Can We Afford It? | Richer Daddy

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Can We Afford It?

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This may be a simple question for you to answer but it’s one that’s plagued me ever since I got married 22 years ago.

The real difficulty answering this question came to light when my daughter and I bought tickets to see the Dodgers who will beat the Marlins this coming Saturday .  We aren’t big baseball fans….we don’t really care who wins…..but we have  fun when we go out to a game.  Usually, that’s only once a year at most.

This ticket purchase expedition confirmed that either my memory is fading or ticket prices have skyrocketed.  I was shocked at how high the prices were for decent seats.

In any event, when my daughter and I were looking for seats and she saw how high the prices were, she asked me if we could afford it.

I must tell you that I was very happy that she even thought of asking this question. I was relieved knowing that I had raised, in effect, a ‘frugal Frankle”!  A “Mini Me” if you will…..


But I digress…..

Truth be told, when my little darlin’ asked me this question, I really didn’t know how to anwer her.

I explained that we had enough money to buy tickets to the game even though they were expensive – $65 each.  I explained that we had money to send her to college and we had the money for my wife and youngest daughter  to visit family overseas.

But I went on to say that just because we had the money to do it, didn’t mean we could afford it.

It was at this point that my daughter started rolling her eyes – wishing she were back home watching re-runs of “Law and Order”.

Right or wrong, I saw this as a teachable moment so I forged ahead.

I told her the amount of money we need to save in order for my wife and I to retire someday.  I told her how far along the path we were and what we needed to save each year in order to reach those goals. Given the recent drop in the market and how that’s impacted everyone’s income and savings… wife and I will both be working for quite a few years to come.

So when she asked “can we afford those tickets” the answer seemed complicated to me.

We had the cash to buy the tickets – we wouldn’t go in debt in order to see the Dodgers trounce their Floridian foes.

But could we afford to spend $130 (plus parking and refreshments) for one night on entertainment?  Is it the best use of that money?  Wouldn’t it be better to use that money towards our bigger goals?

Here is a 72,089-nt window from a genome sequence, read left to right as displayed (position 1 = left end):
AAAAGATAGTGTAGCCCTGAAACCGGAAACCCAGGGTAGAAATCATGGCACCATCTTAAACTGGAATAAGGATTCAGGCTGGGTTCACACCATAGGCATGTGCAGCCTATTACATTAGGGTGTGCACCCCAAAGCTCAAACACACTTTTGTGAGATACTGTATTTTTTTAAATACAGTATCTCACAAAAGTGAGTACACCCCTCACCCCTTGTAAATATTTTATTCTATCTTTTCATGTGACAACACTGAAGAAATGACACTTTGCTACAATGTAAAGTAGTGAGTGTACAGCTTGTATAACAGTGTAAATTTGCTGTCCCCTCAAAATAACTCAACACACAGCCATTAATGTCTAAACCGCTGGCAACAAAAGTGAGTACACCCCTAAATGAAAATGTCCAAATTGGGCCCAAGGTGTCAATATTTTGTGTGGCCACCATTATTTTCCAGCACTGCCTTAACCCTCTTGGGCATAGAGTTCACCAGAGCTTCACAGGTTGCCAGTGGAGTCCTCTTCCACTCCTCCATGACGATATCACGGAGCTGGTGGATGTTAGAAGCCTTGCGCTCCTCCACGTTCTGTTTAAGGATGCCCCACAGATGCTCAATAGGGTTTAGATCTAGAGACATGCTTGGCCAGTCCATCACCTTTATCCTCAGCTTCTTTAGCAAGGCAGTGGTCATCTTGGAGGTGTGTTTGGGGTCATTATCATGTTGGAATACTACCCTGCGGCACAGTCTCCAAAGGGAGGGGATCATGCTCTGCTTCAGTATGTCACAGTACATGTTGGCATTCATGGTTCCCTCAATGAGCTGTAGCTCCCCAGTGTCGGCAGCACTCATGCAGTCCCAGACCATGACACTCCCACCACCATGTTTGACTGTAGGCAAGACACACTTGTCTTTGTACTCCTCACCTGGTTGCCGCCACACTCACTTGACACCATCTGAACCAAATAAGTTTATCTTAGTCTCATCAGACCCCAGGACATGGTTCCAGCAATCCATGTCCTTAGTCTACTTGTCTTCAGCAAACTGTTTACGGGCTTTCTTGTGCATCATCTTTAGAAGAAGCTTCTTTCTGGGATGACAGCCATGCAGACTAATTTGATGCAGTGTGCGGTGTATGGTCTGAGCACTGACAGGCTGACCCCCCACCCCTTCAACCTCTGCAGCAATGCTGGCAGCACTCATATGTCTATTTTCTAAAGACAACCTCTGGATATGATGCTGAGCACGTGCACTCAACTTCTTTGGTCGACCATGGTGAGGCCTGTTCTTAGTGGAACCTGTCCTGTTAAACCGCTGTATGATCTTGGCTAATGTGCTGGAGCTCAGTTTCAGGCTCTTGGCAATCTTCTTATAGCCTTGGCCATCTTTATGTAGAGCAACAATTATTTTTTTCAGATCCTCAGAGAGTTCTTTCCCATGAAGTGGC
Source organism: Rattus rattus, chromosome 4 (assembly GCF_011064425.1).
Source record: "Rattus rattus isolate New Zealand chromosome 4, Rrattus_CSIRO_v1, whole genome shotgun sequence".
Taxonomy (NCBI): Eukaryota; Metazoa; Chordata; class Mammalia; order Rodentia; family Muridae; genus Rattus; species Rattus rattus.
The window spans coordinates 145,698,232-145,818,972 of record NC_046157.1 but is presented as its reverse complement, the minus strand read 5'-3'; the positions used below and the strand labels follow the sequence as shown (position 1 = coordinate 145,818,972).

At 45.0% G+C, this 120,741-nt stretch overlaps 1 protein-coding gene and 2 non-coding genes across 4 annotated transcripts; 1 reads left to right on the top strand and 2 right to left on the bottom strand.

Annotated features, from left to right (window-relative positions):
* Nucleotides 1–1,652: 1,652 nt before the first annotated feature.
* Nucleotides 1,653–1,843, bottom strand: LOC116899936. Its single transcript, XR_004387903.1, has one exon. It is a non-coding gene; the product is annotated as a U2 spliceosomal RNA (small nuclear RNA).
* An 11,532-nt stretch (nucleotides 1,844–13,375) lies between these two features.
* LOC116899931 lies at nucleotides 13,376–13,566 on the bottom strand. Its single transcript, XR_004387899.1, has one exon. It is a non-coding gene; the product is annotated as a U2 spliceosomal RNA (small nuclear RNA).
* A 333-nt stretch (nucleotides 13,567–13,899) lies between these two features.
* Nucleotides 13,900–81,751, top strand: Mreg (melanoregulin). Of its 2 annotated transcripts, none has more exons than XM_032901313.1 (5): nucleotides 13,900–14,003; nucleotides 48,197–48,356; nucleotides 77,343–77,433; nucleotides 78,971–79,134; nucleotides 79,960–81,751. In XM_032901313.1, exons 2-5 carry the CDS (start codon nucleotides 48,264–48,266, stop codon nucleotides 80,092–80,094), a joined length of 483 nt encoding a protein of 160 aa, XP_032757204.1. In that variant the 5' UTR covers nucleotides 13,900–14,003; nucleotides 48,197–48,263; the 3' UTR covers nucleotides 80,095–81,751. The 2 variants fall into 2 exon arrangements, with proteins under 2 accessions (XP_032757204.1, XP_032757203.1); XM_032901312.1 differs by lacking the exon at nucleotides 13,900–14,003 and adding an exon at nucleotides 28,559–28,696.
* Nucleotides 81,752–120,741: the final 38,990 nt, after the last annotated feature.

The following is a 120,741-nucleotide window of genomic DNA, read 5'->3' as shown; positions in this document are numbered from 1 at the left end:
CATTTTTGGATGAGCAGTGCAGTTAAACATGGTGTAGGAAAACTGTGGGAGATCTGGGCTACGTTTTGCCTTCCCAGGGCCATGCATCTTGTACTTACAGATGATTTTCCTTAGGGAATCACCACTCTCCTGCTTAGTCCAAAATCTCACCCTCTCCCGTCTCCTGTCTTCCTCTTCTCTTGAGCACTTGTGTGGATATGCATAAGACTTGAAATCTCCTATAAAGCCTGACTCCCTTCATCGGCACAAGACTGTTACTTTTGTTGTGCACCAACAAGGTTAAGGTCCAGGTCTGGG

It’s a tough question to answer.  I’ve always focused on security – for my family and my clients.  I refuse to ignore the future and just “live for today” financially.  But I am trying hard not to be a slave to the future at the expense of  not being present and failing to enjoy life right now.

At that point, I think my daughter wanted to change the subject.  She told me she needed to go shopping for clothes.  I ignored the hint, tagged along and continued our discussion.

I asked her how she decides if she can afford something or not. She told me how simple that question was to answer.

If she had the money in her pocket – she could afford it. If not, she couldn’t.

I was starting to squirm a little at that point but fortunately, she redeemed herself by continuing.  She told me that if she has $30, she has to decide which was more important; two lunches out with friends or a nice outfit.  (A born economist. Milton Freedman would be proud.)

I explained that her process was approriate for her but not for me or her mother.  We have to think about the best use of the money and hope we make the right decision.

And that is the rub.  That is the juncture where the emotions fly.  The guilt.  The fear.  The shame.
When someone asks me if we can afford something……they might think the question is ” do we have money “.  The answer could be yes.  But I might be thinking the real question is ”do we have a budget for this”.  Unless we agree on our terms, we’re in trouble.
If I say, “no, we can’t afford this because we don’t have a budget for it” and my family sees that we have the money,dad comes out looking like a tight wad.  Then, dad defends himself, emotions start flying and it’s down hill from there.

The solution is to explain the difference between having the cash to do something and having the budget to do it. I never would have even thought about this subtle difference unless my daughter explained what she meant by being able to afford something.

I guess I should go shopping with her more often.

Excerpted from:
Can We Afford It?

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  1. Hello. I am sending my commnet from Japan.
    The message which you wrote for today made me think how I should teach my own son about using money. He is 4 years old and knows I have some money. So everytime we go shopping together, he asks me if he can buy something like toys. I usually tell him that he cannot buy anything just because he wants it even though if I have enough money in my wallet. And I continue telling him the difference between the needs and wants. When I finish lecturing him, he gets disappointed and seems bored. I always ask my self what is the most effective way to teach my son about using money.

  2. I find this article very interesting and i hope that this message will change our mind.

    the ambition is my currency.

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